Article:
2016 Ford Focus 1.0 EcoBoost Test Drive: a Subtle Throttle-Happy Family Car
A three-cylinder under the Focus' bonnet might sound stupid. But it works. And if it's stupid and it works, then it isn't stupid at all.
If it were to answer the question “what do you think about a 1.0-liter engine for the Focus?” you’d definitely say that there’s no chance for that to stick. Several years later, Ford’s 1.0-liter engine not only gets more and more credits, but it also hits the American soil. We took it for a ride to see just how appropriate this engine is for a family hatchback.
Created for:highwaysurban driving
Hats off for:road handlinggadgets
Bang for the buck:good
Ford has made slight changes to its engine line-up, putting emphasis on efficient downsizing. So the 1.6-liter units (both gasoline and diesel) had lost some of their displacement while boasting better fuel consumption and power figures – up to 15% more efficient, Ford claims.
The 1.0-liter power mill made its transition a while ago on the Focus (coming from the smaller Fiesta), with its torquey behavior and its grunty voice when stepped on. You just might be satisfied by how its 123 horsepower and its 148 lb-ft of torque are working for a 3,000 pounds of a car (plus the driver) if you’re travelling alone.
But once you’re starting to load it, you’ll come to the natural conclusion that the engine is working harder and harder, consequently taking its toll on the fuel efficiency also.
So the best for you would be to think about what type of driver are you and what are your needs before jumping to the smallest engine out there.
The sportiness that’s been associated with Focus right from the start lost its impression nowadays. The 3rd gen Focus is still a good car in terms of cruising, but it has lost its cornering sense that made the first two generations so desirable by the drivers.
The facelift comes to straighten that a bit, the chassis being tweaked to better connect the driver with the road. It’s not as good as it was once, but now it gets more credit for its refined and comfortable ride instead.
Besides the generous safety equipment available from the entry-level Trend version – consisting of six airbags and ABS-EBA-ESP electronic suite – the Ford also focused on active safety electronic aids, to help the driver when the car is pushing its physical limits.
The Enhanced Transitional Stability system is capable of predicting when the car might fall into skidding and applies the brakes individually to keep it on tracks.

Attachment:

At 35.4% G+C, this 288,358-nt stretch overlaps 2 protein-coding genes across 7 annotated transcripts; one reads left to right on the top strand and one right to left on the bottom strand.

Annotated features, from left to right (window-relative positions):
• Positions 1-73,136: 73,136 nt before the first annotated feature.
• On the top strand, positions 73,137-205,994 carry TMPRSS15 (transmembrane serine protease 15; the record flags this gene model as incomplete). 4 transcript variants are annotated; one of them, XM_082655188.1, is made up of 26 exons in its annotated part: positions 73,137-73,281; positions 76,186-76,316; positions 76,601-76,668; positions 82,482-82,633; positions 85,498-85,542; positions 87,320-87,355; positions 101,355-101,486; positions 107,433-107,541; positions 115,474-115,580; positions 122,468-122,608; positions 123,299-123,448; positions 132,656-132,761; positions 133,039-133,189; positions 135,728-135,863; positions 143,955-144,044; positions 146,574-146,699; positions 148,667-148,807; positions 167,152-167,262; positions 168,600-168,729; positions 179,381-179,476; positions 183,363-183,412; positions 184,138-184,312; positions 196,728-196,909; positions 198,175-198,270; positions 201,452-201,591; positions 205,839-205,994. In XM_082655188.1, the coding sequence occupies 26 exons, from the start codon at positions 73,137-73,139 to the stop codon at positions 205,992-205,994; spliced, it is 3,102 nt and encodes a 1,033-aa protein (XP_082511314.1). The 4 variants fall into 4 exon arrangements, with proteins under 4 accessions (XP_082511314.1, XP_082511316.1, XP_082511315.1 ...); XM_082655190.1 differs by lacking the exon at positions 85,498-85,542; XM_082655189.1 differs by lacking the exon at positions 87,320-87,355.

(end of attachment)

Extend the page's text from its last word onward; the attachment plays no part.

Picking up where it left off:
There’ve been important changes in the Focus’ cabin – the dash is following the minimalistic trend and gets rid of most of the buttons on it. You might not find the dash more ergonomically now, but it does help you get a feeling of extra space.
As for the noise comfort, the 1.5-liter engines are not necessarily quieter, but Ford made efforts to better insulate the cabin and the engine bay. With the also refined 1.0-liter unit under the bonnet, it’s like you don’t have an engine at all you’re idling, from a noise-intruding point of view.
While the lack of buttons on the central dash gives you the feeling of extra space, it also reveals some more plastic areas (and not the kind you’d want to walk your fingers on in delight). Haptically it might not be the best interior you can get your hands on nowadays, but it is cleaner and more up-to-date then it was before.
After redesigning the central dash, the Focus gained an additional storage space in front of the gear stick, big enough to slide your smartphone/iPod in there, while the cupholders also got more generous. There’s unquestionable progress here, although other interior space features remained pretty much the same.
One of the Focus drawbacks here remains the boot space – its 316-liter boot is lagging behind the ones of Golf or Kia Cee’d, two of the segment’s rivals.
The lack of buttons is now compensated by the presence of an 8.0-inch Sync3 touchscreen (available as standard for Titanium spec and as an optional otherwise). Regarding vocal recognition and command access, Sync3 is definitely better than its predecessor, doing a great job facilitating the user-system interaction.
Efficiency-wise, on paper the 1.0-liter EcoBoost is one of the best offers in the Focus’ line-up: as far as 50 mpg in combined cycle, with emissions of 108 g/km CO2. Of course, we’re talking ideal conditions here – in real life, in our test the little 1.0-liter turbocharged three-pot scored a mere 30.6 mpg. We could have scored better, we admit.
The point here is that you can try to act frugal with the little engine, but the little the fuel consumption figure the bigger the effort to act frugaly.
The 123 hp unit is available from the Trend trim onwards. That means you get leather-covered steering wheel and shift knob, Hill Start Assist, ABS and ESP, manual air conditioning, electric (and heated) side mirrors, a CD audio system (with USB interface), electric front windows, and six airbags. All for less than €16,000 ($17,500) in Germany.
At almost €23,000 ($25,000), you can opt for the Titanium trim – the bestseller in Germany and also our tested car: a chrome-decorated trim level with electric everything, dual-zone automatic air conditioning, all-new SYNC3 infotainment system and some elegant 10-spoke 16" rims.
There’s no other way to put it: the (relatively) big Focus with the small (yet strong) engine is a good value-for-money proposition for a family car. The 123 hp three-cylinder is a wonderful engine, even if it’s not the most frugal you can find in Focus’ offers line-up.